In the meantime, the refugees experiencing ration cuts have few options. Poor soil quality, dry conditions and little access to water mean they can't plant supplemental crops as refugees in the less arid south of Chad are able to do. To try to cope, many refugee women in eastern Chad are leaving the camps in search of work in surrounding towns. They clean houses, do laundry, fetch water and firewood and work as construction labourers. Even so, they earn very little and often depend on each other for support. In the town of Iriba, for example, some 50 refugee women sleep rough each night under a tree and share their some of their meagre earnings to pay for a daily, communal meal.

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WFP supplies food to some 240,500 Sudanese refugees in the camps of eastern Chad. Many have been in exile for years and, because of their limited opportunities for self-sufficiency, remain almost totally dependent on outside help. The ration cuts have made an already difficult situation much worse for refugees who were already struggling.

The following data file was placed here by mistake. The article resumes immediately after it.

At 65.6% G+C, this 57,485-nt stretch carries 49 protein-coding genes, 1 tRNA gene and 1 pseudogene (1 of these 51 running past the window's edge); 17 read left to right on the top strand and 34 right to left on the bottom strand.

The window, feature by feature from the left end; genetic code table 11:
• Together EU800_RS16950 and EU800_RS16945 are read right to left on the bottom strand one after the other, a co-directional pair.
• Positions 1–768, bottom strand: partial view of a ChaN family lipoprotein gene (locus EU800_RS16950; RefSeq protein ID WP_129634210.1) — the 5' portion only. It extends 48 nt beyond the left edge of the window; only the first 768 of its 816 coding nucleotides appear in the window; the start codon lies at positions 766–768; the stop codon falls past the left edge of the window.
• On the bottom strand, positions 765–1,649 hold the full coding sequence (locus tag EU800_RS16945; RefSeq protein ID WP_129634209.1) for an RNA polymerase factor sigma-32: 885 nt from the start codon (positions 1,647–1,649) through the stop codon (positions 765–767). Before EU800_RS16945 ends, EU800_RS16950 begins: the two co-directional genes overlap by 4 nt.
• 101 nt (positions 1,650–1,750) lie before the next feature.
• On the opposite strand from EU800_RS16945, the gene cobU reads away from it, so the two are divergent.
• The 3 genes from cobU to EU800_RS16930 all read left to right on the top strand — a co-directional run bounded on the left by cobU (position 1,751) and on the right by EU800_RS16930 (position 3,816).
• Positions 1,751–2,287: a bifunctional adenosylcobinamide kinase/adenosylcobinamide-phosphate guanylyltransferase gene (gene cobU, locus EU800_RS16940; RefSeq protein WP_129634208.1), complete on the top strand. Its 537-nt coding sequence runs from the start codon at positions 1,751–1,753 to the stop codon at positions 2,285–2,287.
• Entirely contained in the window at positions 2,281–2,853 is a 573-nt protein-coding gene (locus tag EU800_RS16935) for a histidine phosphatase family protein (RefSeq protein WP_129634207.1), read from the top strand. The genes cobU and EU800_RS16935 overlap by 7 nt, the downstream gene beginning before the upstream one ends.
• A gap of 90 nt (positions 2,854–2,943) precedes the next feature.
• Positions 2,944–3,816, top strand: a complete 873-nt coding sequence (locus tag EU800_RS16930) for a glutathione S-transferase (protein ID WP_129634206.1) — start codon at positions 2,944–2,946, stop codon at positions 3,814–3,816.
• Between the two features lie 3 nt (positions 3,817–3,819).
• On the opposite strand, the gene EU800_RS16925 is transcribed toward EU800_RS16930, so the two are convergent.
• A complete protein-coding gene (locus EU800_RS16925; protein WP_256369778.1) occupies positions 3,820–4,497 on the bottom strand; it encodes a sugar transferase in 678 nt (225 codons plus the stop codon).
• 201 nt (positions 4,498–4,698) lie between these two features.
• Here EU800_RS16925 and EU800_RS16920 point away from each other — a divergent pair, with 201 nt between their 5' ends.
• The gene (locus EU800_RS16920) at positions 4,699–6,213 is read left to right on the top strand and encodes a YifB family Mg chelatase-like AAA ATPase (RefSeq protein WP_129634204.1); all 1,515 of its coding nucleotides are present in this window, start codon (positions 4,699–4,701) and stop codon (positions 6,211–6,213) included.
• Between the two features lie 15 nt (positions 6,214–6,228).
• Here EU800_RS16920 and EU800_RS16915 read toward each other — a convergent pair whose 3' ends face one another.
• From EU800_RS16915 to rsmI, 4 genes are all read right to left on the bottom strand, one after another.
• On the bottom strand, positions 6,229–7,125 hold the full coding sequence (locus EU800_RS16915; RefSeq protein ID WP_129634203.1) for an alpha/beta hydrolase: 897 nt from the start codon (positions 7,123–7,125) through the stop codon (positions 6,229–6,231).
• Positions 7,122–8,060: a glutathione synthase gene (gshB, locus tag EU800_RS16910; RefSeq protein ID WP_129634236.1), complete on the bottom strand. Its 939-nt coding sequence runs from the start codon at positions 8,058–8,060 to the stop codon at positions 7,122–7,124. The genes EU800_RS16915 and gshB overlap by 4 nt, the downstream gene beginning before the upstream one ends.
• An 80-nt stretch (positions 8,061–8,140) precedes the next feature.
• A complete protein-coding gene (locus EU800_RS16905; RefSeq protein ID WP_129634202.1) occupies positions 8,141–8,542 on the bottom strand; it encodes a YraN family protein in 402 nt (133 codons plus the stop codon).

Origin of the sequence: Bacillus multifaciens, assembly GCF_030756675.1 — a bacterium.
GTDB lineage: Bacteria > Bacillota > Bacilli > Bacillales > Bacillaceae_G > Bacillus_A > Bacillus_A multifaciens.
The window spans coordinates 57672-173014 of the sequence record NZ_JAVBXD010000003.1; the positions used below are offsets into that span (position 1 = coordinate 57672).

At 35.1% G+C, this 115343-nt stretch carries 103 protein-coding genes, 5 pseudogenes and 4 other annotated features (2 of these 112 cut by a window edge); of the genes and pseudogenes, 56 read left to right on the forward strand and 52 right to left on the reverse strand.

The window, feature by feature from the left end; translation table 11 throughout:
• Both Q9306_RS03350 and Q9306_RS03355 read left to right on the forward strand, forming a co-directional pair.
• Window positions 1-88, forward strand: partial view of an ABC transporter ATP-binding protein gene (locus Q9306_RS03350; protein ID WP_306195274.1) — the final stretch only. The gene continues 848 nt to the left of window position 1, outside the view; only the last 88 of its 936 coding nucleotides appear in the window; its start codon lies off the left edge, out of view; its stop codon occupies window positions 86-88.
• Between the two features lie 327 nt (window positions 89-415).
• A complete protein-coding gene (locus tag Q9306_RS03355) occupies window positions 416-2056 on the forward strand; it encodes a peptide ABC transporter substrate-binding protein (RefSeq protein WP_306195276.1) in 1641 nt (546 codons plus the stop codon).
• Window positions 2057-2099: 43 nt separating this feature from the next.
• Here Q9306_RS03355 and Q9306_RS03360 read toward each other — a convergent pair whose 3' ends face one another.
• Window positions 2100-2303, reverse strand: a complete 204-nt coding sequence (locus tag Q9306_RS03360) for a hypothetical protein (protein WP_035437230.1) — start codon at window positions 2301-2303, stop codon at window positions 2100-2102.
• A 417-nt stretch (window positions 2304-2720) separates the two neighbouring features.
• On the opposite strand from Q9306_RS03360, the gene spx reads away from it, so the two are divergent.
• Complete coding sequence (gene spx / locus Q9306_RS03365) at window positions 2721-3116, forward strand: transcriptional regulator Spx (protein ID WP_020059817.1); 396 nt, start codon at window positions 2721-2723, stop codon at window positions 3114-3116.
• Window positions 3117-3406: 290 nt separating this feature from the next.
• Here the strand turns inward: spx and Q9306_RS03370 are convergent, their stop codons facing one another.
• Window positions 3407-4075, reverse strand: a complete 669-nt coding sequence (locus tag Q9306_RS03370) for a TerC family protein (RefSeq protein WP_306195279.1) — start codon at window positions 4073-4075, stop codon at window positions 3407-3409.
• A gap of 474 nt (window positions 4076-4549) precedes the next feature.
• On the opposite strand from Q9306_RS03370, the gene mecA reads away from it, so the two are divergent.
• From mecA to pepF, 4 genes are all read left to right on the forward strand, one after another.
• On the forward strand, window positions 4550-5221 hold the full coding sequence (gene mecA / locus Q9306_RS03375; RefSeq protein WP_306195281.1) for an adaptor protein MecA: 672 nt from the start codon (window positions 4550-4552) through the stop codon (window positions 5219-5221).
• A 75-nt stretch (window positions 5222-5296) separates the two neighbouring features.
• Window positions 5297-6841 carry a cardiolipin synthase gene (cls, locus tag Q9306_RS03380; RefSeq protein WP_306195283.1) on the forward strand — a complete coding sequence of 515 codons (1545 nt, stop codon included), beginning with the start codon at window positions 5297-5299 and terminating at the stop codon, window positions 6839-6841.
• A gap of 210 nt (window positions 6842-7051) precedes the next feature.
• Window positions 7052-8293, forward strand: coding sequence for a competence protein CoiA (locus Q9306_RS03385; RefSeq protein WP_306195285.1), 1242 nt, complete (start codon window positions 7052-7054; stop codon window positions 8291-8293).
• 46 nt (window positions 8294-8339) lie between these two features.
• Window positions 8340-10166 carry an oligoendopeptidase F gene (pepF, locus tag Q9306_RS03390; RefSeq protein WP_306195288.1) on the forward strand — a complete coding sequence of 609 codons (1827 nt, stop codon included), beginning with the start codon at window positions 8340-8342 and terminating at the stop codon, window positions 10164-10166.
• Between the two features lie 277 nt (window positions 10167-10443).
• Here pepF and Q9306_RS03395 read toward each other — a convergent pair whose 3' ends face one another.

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With winter fast approaching and well over a million people reported homeless in quake-stricken Pakistan, UNHCR and its partners are speeding up the delivery and distribution of hundreds of tonnes of tents, blankets and other relief supplies from around the world.